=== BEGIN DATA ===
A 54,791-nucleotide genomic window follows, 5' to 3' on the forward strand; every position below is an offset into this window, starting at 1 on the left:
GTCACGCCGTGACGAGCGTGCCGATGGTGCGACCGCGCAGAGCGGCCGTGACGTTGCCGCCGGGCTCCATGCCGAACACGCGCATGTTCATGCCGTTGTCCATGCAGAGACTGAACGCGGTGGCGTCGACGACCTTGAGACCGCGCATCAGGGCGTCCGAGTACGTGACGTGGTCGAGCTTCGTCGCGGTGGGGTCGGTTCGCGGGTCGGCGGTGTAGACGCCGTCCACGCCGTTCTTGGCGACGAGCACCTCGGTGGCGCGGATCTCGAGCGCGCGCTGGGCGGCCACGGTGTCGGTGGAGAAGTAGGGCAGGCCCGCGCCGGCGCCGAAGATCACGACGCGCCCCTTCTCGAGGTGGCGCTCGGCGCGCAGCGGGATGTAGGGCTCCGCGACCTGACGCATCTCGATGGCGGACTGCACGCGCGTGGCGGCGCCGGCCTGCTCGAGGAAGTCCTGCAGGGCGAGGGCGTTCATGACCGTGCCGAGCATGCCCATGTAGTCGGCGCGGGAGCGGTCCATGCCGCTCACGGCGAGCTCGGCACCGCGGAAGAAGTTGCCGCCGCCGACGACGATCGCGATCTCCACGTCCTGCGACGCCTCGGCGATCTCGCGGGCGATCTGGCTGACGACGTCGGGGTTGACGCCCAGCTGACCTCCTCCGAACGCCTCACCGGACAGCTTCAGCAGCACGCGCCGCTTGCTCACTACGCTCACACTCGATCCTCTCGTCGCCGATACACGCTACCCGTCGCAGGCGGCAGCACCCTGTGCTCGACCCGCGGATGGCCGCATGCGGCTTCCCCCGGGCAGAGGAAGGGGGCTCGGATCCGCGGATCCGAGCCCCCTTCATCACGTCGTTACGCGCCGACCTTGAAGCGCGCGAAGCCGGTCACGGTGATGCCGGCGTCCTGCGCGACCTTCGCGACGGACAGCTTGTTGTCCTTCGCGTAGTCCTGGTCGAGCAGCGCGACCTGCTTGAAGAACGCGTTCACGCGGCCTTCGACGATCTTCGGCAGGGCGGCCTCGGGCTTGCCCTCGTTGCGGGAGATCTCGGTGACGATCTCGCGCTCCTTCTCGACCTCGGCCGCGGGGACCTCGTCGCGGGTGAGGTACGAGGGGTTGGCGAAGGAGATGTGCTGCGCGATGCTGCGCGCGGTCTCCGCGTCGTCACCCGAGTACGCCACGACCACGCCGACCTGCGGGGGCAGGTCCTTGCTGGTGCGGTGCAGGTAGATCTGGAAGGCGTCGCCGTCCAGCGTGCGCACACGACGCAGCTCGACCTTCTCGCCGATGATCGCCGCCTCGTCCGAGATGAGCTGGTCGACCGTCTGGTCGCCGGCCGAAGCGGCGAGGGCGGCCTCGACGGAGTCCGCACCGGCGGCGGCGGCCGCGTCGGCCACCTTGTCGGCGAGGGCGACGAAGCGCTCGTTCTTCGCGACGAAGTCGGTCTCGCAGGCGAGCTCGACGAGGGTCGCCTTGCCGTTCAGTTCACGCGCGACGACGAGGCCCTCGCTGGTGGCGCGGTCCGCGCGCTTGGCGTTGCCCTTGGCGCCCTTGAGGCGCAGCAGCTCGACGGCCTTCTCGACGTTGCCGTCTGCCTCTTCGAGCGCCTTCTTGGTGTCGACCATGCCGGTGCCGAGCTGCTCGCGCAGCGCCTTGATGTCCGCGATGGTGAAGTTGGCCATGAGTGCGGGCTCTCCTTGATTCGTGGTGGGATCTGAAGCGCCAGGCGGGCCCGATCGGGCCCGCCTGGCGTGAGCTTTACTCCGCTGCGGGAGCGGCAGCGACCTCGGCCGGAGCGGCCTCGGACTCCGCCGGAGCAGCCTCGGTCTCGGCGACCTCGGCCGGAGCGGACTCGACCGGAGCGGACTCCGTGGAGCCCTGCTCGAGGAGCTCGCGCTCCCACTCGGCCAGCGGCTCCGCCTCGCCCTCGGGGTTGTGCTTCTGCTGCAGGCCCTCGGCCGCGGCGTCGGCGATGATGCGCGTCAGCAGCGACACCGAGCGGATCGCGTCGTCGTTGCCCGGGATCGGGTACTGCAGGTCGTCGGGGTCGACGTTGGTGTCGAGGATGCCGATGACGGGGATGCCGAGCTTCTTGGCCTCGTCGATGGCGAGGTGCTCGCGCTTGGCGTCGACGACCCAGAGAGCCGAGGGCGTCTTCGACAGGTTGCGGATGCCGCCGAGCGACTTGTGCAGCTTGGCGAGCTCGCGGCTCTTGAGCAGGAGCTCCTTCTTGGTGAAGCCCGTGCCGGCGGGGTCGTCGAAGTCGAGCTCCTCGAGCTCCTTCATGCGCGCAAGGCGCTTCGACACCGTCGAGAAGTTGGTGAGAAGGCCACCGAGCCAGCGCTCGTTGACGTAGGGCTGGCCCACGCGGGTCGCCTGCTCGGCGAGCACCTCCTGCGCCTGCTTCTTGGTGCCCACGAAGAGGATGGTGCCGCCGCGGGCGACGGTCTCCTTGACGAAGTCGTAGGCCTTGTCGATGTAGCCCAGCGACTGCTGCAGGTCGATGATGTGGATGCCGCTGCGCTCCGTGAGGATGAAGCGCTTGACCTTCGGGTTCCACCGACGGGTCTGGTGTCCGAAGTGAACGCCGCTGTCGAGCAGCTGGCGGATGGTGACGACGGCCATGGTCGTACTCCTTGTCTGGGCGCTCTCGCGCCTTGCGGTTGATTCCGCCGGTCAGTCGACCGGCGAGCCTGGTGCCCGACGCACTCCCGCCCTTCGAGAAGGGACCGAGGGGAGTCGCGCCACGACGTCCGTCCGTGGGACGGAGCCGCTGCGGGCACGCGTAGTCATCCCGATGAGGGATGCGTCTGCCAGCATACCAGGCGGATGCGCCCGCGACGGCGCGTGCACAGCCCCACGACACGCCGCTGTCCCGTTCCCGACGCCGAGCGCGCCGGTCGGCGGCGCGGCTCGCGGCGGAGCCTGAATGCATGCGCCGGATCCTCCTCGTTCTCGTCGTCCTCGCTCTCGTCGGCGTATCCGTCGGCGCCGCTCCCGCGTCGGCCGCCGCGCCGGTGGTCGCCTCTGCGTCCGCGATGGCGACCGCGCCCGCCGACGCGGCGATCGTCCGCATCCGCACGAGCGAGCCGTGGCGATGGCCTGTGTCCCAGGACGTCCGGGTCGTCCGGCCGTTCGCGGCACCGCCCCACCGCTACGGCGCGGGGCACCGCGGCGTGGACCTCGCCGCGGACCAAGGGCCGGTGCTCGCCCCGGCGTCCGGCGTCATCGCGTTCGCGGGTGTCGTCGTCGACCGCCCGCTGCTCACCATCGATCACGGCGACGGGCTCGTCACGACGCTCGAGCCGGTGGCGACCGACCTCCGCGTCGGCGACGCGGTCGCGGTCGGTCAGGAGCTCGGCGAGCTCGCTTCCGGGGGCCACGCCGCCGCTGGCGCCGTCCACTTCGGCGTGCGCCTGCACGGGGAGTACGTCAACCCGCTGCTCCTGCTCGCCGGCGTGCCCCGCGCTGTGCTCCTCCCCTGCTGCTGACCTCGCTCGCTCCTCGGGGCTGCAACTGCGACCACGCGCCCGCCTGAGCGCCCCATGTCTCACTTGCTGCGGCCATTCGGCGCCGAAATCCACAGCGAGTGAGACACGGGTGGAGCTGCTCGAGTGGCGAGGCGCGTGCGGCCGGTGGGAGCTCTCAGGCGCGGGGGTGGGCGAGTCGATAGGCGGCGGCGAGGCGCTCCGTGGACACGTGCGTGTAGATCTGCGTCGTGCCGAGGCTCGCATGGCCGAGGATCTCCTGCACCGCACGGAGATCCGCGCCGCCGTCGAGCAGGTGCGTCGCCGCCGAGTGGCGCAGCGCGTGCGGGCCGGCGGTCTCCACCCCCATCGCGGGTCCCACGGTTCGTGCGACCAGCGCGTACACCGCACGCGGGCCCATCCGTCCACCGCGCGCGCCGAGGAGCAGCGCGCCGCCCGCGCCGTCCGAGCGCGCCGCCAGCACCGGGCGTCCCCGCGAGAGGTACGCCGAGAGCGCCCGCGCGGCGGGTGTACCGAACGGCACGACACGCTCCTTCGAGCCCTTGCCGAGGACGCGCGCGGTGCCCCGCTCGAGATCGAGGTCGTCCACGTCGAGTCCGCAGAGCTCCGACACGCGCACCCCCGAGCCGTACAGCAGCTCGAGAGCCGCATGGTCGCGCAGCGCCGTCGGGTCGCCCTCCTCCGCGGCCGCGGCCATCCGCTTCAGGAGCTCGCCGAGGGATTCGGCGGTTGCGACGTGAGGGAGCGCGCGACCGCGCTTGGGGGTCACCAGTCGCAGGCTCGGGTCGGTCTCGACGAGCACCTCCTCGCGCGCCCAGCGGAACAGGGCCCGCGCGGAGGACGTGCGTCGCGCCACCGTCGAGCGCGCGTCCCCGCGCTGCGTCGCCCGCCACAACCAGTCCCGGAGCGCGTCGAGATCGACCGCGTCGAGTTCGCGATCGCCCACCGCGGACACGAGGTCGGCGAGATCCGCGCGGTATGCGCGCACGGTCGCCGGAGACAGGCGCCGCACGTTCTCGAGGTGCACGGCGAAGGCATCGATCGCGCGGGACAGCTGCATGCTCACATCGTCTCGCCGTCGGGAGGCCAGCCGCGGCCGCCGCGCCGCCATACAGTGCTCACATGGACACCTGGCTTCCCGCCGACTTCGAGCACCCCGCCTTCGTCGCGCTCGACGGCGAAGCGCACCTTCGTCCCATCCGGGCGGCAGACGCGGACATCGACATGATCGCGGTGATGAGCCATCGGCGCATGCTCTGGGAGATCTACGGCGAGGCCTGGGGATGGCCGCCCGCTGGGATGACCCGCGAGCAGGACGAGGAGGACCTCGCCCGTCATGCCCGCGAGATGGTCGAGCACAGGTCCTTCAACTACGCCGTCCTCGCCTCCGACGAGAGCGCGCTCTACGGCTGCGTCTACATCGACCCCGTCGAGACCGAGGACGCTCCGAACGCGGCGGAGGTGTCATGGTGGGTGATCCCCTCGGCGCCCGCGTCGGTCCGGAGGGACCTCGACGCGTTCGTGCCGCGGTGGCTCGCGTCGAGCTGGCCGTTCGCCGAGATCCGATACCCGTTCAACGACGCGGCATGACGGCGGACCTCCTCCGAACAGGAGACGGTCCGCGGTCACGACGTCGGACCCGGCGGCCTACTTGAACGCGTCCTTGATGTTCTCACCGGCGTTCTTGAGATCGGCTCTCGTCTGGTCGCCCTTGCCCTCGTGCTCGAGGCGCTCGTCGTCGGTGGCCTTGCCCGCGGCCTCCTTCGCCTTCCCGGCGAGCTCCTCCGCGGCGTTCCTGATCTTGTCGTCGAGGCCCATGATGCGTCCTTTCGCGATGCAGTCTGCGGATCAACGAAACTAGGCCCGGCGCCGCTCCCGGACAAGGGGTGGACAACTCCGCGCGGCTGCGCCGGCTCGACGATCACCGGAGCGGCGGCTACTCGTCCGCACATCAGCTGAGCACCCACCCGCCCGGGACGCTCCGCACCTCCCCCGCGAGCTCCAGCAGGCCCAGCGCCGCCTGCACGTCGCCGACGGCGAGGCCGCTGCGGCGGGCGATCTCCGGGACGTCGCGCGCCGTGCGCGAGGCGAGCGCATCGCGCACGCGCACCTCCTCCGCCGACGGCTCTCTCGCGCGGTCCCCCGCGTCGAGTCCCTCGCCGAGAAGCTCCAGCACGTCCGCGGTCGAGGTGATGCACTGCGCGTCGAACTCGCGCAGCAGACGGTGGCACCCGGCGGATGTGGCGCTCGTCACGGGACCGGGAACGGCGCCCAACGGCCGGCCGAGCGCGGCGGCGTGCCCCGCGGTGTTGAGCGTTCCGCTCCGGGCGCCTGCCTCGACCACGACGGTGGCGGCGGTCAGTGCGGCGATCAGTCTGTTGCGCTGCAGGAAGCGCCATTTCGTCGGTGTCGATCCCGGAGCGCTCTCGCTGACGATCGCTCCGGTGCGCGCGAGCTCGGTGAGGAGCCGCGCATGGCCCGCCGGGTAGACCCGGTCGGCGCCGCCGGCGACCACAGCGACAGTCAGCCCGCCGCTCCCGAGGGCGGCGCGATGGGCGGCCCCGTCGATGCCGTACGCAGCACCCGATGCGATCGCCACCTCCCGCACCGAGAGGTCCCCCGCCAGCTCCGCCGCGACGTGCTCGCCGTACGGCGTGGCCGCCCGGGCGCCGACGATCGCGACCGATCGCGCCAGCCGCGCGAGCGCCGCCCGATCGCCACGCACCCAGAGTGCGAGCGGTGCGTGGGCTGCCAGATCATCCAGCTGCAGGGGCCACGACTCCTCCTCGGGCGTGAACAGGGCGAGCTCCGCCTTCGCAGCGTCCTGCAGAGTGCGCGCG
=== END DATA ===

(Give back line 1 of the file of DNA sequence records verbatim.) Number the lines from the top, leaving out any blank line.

A 54,791-nucleotide genomic window follows, 5' to 3' on the forward strand; every position below is an offset into this window, starting at 1 on the left: